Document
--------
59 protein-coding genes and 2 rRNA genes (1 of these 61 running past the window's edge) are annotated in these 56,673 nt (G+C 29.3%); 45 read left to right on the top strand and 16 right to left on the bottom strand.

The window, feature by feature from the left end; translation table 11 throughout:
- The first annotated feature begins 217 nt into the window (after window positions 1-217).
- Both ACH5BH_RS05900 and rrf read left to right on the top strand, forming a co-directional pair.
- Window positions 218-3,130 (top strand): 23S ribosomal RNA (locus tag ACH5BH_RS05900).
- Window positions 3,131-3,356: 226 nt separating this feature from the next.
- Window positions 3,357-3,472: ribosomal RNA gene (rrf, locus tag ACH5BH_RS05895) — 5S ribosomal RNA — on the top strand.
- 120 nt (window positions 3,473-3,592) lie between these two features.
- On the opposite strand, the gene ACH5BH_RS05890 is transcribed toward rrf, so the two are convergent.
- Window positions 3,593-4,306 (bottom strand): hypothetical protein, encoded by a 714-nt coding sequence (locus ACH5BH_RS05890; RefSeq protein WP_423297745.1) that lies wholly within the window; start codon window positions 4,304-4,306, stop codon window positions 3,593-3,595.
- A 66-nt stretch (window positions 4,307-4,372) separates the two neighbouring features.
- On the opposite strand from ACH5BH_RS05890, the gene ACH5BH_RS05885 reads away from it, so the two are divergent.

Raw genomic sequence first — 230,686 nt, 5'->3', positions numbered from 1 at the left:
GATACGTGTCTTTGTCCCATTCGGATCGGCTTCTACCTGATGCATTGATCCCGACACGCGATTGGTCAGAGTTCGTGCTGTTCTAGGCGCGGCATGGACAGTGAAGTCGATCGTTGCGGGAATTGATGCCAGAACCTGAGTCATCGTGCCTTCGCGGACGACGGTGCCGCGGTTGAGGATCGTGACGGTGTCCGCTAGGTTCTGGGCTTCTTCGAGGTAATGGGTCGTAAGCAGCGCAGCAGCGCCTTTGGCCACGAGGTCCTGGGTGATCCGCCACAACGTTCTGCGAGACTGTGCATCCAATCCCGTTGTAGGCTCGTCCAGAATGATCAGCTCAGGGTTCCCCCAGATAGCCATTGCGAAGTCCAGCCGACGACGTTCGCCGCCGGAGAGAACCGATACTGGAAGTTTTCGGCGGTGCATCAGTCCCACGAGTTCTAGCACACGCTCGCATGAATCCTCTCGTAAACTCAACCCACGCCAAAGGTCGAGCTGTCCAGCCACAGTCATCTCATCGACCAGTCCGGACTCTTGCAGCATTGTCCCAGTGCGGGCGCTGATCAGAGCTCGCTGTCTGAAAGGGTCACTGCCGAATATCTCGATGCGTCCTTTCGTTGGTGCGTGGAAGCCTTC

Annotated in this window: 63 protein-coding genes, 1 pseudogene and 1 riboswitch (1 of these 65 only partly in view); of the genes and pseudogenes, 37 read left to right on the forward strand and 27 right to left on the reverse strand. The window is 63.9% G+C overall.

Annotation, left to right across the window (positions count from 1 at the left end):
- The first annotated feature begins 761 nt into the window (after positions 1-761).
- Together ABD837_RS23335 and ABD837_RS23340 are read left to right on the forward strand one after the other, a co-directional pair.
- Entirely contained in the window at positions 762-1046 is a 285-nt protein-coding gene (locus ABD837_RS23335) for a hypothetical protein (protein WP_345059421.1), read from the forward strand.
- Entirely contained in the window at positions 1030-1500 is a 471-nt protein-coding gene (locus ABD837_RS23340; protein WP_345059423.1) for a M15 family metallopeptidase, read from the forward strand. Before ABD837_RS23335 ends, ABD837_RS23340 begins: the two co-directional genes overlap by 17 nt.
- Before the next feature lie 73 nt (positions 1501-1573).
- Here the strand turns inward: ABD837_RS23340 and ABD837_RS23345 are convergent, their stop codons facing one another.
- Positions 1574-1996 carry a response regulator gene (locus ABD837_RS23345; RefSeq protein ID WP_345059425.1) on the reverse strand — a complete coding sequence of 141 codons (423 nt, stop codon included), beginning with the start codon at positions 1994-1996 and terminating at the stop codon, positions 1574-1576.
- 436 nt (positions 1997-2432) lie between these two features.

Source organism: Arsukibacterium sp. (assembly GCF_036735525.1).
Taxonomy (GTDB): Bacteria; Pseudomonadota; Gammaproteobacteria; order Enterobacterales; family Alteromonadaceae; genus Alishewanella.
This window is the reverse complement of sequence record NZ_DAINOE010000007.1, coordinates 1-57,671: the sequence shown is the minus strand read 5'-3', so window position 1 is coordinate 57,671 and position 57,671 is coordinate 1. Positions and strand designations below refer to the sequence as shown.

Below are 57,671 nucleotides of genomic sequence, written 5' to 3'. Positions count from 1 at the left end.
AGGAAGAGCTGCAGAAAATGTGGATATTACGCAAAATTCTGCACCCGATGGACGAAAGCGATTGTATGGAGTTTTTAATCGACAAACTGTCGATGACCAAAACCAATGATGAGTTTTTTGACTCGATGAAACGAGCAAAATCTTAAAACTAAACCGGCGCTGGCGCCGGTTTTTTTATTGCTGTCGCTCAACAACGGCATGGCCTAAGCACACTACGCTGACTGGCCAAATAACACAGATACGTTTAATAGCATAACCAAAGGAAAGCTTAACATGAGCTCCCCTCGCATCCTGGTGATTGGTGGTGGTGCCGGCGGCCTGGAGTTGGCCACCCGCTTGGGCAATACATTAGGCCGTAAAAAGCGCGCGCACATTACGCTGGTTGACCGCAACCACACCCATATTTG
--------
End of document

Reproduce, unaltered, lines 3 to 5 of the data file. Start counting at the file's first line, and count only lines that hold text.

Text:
- The first annotated feature begins 217 nt into the window (after window positions 1-217).
- Both ACH5BH_RS05900 and rrf read left to right on the top strand, forming a co-directional pair.
- Window positions 218-3,130 (top strand): 23S ribosomal RNA (locus tag ACH5BH_RS05900).